The Calliope Experiment #3: The Beach

This is for the fiction writing challenge called The Calliope Experiment.

Shivering as she made her way across the rocks, she wondered why she hadn’t thought to bring a sweater.  It always irritated her when Jack reminded her of things like that, but apparently she needed the reminding. 

She came to a place that required her to set the box down so that she could boost herself up and onto a large boulder.  The rock, smooth and flat, was table-like, and standing on it afforded her a clear view of the coast all the way north to Rocky Point and then south to the old lighthouse.  She could see someone near the water’s edge but from this distance couldn’t make out if it was a man or a woman.  She had hoped to be alone out here, so she sat down next to the box, thinking she would wait until the person moved on. 

Carefully lifting it to her lap, she thought again how surprisingly heavy the box was.  She hadn’t expected ashes to weigh so much, but of course there were bones in there too.  Jack had said it was silly to cremate a dog, but Bear wasn’t just any dog.  Bear was her friend, her companion, her confidante.  Bear was her substitute child.  When people asked if they had kids, her reply was always, “No, but I have Bear.” 

And now he was gone, and there was still no baby.  The months of tests and shots and sex on demand; all the hoping and waiting had taken their toll on her psyche.  Waiting-waiting for nothing as it turns out.  The crazy mood swings and everything else might have been more tolerable if the end result had been a baby. She felt so tired, so empty, so alone.  And now her pseudo-baby, Bear, was gone too. 

The person was moving down the beach slowly in her direction.  She could see now that it was a man.  He was tall, like Jack, and had a fishing hat on.  He was wearing a green sweater and jeans, rolled at the cuffs.   His gaze was focused on the ground and he bent down now and then to pick something up, presumably a shell or a rock, and put it in a bag.  “Move on, old man” she thought, ungraciously, but he was clearly in no hurry.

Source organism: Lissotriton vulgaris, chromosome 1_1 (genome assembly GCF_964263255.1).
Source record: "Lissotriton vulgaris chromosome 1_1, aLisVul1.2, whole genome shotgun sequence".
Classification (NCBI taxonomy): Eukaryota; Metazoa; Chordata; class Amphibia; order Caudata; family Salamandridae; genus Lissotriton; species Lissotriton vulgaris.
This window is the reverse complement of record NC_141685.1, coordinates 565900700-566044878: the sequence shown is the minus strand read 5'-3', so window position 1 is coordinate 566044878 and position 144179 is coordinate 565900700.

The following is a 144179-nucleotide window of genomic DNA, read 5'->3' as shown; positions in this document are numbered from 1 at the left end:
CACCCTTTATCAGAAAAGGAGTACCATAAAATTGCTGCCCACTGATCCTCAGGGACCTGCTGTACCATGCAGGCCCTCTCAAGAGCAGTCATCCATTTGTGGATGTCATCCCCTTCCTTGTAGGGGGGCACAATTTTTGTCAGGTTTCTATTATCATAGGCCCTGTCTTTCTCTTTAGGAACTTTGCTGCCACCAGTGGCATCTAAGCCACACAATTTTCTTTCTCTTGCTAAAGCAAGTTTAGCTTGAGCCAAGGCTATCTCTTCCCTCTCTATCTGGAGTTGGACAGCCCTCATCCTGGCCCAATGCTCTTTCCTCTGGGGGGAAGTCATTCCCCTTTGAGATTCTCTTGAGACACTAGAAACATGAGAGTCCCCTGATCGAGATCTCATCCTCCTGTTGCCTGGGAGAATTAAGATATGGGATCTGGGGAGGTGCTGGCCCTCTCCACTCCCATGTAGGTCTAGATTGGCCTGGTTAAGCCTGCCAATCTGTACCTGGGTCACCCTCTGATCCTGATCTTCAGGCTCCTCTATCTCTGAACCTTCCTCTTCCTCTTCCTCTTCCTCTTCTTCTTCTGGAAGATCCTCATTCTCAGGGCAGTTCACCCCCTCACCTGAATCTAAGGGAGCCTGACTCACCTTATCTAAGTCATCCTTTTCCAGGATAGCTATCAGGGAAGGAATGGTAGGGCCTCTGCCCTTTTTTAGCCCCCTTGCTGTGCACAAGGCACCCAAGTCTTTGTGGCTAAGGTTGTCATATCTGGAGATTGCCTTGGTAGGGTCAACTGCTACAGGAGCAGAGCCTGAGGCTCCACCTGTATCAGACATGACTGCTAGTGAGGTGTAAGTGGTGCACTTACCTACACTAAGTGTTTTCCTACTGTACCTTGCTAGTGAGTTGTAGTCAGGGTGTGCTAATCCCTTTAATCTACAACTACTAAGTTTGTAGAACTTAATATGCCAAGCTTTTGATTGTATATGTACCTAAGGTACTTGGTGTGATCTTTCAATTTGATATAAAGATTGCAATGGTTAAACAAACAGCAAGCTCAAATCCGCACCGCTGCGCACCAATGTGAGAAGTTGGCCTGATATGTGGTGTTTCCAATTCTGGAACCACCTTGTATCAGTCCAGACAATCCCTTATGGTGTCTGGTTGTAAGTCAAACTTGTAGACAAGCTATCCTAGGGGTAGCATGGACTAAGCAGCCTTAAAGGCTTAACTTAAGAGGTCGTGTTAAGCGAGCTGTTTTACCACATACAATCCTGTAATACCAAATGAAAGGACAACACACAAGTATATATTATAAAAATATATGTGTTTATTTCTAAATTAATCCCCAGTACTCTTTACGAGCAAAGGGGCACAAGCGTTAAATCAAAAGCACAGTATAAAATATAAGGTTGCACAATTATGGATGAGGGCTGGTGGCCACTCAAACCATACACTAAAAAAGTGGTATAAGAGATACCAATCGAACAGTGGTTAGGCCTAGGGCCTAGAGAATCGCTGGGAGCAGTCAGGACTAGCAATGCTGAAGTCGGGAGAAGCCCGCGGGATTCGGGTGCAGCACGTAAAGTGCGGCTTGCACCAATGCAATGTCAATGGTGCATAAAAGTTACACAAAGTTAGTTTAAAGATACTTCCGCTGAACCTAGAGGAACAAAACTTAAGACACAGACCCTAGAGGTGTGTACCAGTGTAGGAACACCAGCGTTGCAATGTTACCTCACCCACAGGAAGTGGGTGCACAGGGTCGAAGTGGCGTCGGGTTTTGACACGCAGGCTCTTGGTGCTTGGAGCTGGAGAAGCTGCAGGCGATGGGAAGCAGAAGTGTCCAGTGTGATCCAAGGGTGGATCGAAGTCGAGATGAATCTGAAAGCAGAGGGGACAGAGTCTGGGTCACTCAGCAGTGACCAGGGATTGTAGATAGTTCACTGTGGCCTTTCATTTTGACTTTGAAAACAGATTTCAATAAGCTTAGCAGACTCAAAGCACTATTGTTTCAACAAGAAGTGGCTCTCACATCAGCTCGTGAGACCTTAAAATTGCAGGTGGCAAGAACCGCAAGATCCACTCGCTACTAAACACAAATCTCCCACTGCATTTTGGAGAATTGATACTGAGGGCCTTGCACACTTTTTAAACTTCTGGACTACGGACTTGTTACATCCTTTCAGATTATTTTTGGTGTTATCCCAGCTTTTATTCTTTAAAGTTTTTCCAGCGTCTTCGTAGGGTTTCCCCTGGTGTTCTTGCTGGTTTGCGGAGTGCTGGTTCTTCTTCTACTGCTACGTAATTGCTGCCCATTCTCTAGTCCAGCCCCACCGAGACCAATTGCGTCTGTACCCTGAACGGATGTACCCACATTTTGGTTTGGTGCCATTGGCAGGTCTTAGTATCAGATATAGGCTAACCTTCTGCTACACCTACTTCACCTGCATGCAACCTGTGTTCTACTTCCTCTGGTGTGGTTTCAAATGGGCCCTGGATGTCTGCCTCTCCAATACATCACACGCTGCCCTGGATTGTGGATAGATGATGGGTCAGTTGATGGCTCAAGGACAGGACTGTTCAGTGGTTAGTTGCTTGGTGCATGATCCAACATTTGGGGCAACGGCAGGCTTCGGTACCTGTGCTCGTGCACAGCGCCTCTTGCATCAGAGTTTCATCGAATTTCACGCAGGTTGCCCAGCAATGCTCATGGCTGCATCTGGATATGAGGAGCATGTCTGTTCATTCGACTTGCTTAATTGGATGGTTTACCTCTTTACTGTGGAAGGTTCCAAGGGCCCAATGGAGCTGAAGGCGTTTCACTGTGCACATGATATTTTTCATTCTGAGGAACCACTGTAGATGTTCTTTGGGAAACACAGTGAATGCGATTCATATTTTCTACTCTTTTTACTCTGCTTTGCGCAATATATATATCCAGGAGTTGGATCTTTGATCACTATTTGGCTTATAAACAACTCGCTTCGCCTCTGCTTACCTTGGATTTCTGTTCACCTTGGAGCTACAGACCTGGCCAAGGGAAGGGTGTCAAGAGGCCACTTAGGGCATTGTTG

She smiled, then, as she thought about how much Bear had loved the beach as a pup and a young dog.   How he’d pull on the leash and his entire body would wiggle with excitement as they approached the water.  How he’d race into the waves the second he was released.  He was definitely a water dog- a big chocolate lab.  It had been a couple years since they’d brought him down here.  His arthritis had gotten so bad that it was hard for him to walk over the rocks, and he’d tire himself out so much that he could barely make it back.  He was too big for them to carry.  Still, she wished she’d brought him back for one final visit, but they’d had a windy, cold spring and the time had never been right.  

She’d come down here without much of a plan, and it was freezing.  She thought she’d scatter his ashes over the surf, but now she could see how ridiculous that idea had been.  The wind wouldn’t gently scatter the ashes, it would just blow them back in her face.  She thought of the futility of it, of everything.  Bear was gone, he wasn’t coming back, there was no baby, and probably never would be.  

She put down the box and brought her knees up to her chest, resting her head on them and finally allowing herself cry.  So she wasn’t made of stone after all, as everyone suspected.  At first it was just a couple of tears but before long it was huge gushing sobs, smeared mascara, snot and all.  For several minutes she gave in to the despair of losing her precious pet, and along with it, her dreams of motherhood.  She startled at the feeling of an arm around her, and looked up to see green eyes matching the green of his sweater.  Jack.  “What are you doing here?” she asked.  “I brought you a sweater,” he said. 


The Calliope Experiment #2: The Sleepless Night